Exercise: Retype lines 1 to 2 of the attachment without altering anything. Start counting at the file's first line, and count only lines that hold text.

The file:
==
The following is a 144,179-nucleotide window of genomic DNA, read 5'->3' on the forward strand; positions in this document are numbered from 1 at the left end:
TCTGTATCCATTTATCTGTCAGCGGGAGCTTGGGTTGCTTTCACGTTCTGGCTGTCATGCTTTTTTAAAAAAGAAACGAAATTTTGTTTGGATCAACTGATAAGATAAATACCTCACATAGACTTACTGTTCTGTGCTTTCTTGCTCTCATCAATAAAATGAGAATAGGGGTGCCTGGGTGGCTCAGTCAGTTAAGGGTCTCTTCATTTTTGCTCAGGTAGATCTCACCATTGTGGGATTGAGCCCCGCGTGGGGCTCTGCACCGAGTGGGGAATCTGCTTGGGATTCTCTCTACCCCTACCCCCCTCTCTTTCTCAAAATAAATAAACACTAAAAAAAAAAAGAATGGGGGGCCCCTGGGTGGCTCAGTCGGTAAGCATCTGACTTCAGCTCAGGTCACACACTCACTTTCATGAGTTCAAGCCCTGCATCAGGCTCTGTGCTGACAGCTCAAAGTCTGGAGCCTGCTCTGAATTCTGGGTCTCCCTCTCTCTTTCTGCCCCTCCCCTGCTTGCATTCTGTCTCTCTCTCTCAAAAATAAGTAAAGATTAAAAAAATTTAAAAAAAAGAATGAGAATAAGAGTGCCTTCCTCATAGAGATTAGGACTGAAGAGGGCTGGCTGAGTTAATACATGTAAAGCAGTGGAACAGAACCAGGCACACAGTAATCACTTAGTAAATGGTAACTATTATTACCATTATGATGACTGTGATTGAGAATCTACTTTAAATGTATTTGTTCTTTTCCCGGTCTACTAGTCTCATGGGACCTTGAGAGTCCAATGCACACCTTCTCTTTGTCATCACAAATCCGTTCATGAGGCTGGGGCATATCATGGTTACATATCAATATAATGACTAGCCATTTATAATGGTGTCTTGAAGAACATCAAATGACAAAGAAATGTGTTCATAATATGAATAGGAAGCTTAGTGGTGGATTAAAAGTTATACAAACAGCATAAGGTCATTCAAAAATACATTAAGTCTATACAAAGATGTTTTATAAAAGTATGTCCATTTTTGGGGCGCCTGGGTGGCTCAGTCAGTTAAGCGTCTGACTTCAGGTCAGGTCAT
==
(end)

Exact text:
The following is a 144,179-nucleotide window of genomic DNA, read 5'->3' on the forward strand; positions in this document are numbered from 1 at the left end:
TCTGTATCCATTTATCTGTCAGCGGGAGCTTGGGTTGCTTTCACGTTCTGGCTGTCATGCTTTTTTAAAAAAGAAACGAAATTTTGTTTGGATCAACTGATAAGATAAATACCTCACATAGACTTACTGTTCTGTGCTTTCTTGCTCTCATCAATAAAATGAGAATAGGGGTGCCTGGGTGGCTCAGTCAGTTAAGGGTCTCTTCATTTTTGCTCAGGTAGATCTCACCATTGTGGGATTGAGCCCCGCGTGGGGCTCTGCACCGAGTGGGGAATCTGCTTGGGATTCTCTCTACCCCTACCCCCCTCTCTTTCTCAAAATAAATAAACACTAAAAAAAAAAAGAATGGGGGGCCCCTGGGTGGCTCAGTCGGTAAGCATCTGACTTCAGCTCAGGTCACACACTCACTTTCATGAGTTCAAGCCCTGCATCAGGCTCTGTGCTGACAGCTCAAAGTCTGGAGCCTGCTCTGAATTCTGGGTCTCCCTCTCTCTTTCTGCCCCTCCCCTGCTTGCATTCTGTCTCTCTCTCTCAAAAATAAGTAAAGATTAAAAAAATTTAAAAAAAAGAATGAGAATAAGAGTGCCTTCCTCATAGAGATTAGGACTGAAGAGGGCTGGCTGAGTTAATACATGTAAAGCAGTGGAACAGAACCAGGCACACAGTAATCACTTAGTAAATGGTAACTATTATTACCATTATGATGACTGTGATTGAGAATCTACTTTAAATGTATTTGTTCTTTTCCCGGTCTACTAGTCTCATGGGACCTTGAGAGTCCAATGCACACCTTCTCTTTGTCATCACAAATCCGTTCATGAGGCTGGGGCATATCATGGTTACATATCAATATAATGACTAGCCATTTATAATGGTGTCTTGAAGAACATCAAATGACAAAGAAATGTGTTCATAATATGAATAGGAAGCTTAGTGGTGGATTAAAAGTTATACAAACAGCATAAGGTCATTCAAAAATACATTAAGTCTATACAAAGATGTTTTATAAAAGTATGTCCATTTTTGGGGCGCCTGGGTGGCTCAGTCAGTTAAGCGTCTGACTTCAGGTCAGGTCAT